Not too late for GM to change its mind and save Oshawa plant, union head says
'You haven't seen anything yet,' Jerry Dias warns company at Windsor rally
"I am committed to having General Motors change their mind," Jerry Dias, Unifor national president, told a union rally Friday just days after GM rejected Unifor's proposals to keep its plant in Oshawa, Ont., operational past 2019.
Unifor brought in thousands of members from across Ontario by bus for the rally on Windsor's riverfront as part of its campaign to reverse GM's decision.
Dias said the rally was timed to coincide with a GM investor meeting.
"One thing I'm sure GM never told their investors is that in Canada, sales dropped 30 per cent in December 2018," said Dias, comparing numbers to December 2017.
"How can you support a company that isn't supporting their Number One market?" Dias asked the crowd, to roars of agreement.
In a statement, GM said the company had analyzed the union's proposals but rejected them because "they all would involve substantial incremental costs and a further deterioration of GM's competitive position."
The company announced it will close the Oshawa plant, along with four other U.S. plants, in November. The plant opened in 1918.
More than 2,500 employees in Oshawa will lose their jobs, but Unifor members said the trickle-down could affect 25,000 people.
Jackie Sovol, an employee at the Oshawa plant, said General Motors was "lying," pointing to community businesses that would likely close their doors when the plant shuts down.
"General Motors doesn't care about our community, they don't care about Canada," said Sovol, adding that with only two years seniority she wasn't going to get more than "a box of tissues when I no longer have a job to support my family."
According to automotive consultant Dennis DesRosiers, Unifor's efforts won't change GM's decision, because keeping the plant open wouldn't make the company competitive.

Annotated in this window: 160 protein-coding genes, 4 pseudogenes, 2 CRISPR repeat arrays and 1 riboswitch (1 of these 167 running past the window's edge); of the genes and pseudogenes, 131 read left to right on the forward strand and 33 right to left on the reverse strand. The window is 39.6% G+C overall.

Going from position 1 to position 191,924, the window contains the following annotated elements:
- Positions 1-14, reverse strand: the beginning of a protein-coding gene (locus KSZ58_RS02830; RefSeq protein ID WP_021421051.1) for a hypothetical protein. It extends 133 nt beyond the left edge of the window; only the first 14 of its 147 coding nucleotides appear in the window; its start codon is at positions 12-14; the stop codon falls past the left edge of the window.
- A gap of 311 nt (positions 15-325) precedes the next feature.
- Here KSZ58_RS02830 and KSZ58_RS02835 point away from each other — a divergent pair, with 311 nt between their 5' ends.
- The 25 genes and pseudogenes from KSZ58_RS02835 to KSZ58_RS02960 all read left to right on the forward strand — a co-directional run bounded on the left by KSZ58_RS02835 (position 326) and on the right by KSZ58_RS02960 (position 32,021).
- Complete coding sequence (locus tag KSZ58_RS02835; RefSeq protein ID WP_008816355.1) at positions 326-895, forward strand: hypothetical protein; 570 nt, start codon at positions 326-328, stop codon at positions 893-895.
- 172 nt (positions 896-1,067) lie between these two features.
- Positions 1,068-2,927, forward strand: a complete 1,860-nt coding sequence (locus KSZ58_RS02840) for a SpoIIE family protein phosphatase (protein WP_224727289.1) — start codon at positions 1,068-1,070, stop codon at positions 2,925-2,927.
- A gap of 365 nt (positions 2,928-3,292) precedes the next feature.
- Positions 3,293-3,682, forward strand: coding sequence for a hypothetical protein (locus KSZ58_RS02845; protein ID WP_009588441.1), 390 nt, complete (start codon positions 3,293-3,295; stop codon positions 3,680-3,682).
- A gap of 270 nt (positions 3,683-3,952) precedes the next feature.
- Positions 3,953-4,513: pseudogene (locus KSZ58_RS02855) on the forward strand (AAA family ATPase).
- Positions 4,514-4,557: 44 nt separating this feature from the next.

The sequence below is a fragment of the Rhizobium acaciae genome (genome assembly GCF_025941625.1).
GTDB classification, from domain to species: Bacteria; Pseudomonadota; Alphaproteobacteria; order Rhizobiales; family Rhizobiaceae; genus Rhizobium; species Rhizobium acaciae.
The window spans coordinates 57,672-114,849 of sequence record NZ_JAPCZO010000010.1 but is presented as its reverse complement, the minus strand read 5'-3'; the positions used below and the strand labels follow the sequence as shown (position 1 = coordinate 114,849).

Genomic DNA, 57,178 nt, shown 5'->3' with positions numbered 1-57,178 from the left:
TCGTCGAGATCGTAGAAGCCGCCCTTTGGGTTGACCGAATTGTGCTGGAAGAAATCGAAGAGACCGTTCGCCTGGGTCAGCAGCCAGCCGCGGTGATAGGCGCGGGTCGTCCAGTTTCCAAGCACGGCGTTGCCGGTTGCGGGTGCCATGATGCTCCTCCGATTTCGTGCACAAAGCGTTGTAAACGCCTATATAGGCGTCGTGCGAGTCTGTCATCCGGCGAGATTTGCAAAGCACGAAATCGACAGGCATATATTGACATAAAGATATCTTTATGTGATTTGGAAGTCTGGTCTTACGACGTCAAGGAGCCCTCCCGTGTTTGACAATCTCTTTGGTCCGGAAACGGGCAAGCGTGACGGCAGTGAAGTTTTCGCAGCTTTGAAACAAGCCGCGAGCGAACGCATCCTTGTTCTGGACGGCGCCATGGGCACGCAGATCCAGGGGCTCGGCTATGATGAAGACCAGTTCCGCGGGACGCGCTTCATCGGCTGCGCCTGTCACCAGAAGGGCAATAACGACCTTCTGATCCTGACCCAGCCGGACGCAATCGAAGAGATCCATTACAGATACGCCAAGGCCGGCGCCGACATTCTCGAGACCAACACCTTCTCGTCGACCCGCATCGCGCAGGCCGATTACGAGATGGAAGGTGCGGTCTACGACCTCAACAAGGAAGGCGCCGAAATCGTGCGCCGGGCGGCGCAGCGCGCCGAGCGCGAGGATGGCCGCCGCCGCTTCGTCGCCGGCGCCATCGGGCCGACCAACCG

"At the root of General Motors' problems, it's they're losing market share," said DesRosiers.
Oshawa plant manager Greg Moffat called Unifor's efforts a "fight against corporate greed."
"Shame on you, General Motors," said Moffat. "We're going no where. Nobody's exempt from corporate greed."
DesRosiers said it's unfortunate that thousands will lose their jobs, but the future of the auto industry lies in electric and autonomous vehicles — areas where GM said it will focus.
DesRosiers points to GM's new research centre in Markham, Ont., where the company hired 500 people last year and plans to hire up to 1,000 technical engineers.
But the Oshawa plant wouldn't be used to produce those electric vehicles, he said, because there isn't enough demand to justify an electric vehicle plant.
"It's too early for the plant, but it's not too early to go after the intellectual jobs tied to developing electric vehicles, autonomous vehicles and ride-sharing programs," said DesRosiers.
"There's thousands and thousands of those jobs, that's what [Dias] should be going and pounding on the desk of GM, Detroit, about."
At the rally, Dias said Unifor was "disgusted," especially with GM CEO Mary Barra.
"The message here today has to be if you want to sell here, you better build here," said Dias, calling on Canadian politicians to show leadership.
"We are demanding a meeting, we are demanding that the prime minister, the premier of Ontario and myself sit in a meeting organized by the prime minister and the premier, that we meet with CEO Barra and they tell them how disgusted they are with their decision," said Dias.
Several Windsor politicians attended the rally, including NDP MPP Lisa Gretzky. Windsor Mayor Drew Dilkens was not present.
Dias said it isn't too late for GM to change its mind, but time was running out.
"The window is closing for you to change your decision," said Dias. "I'm suggesting you better listen carefully. You haven't seen anything yet."
With files from Flora Pan and Angelica Haggert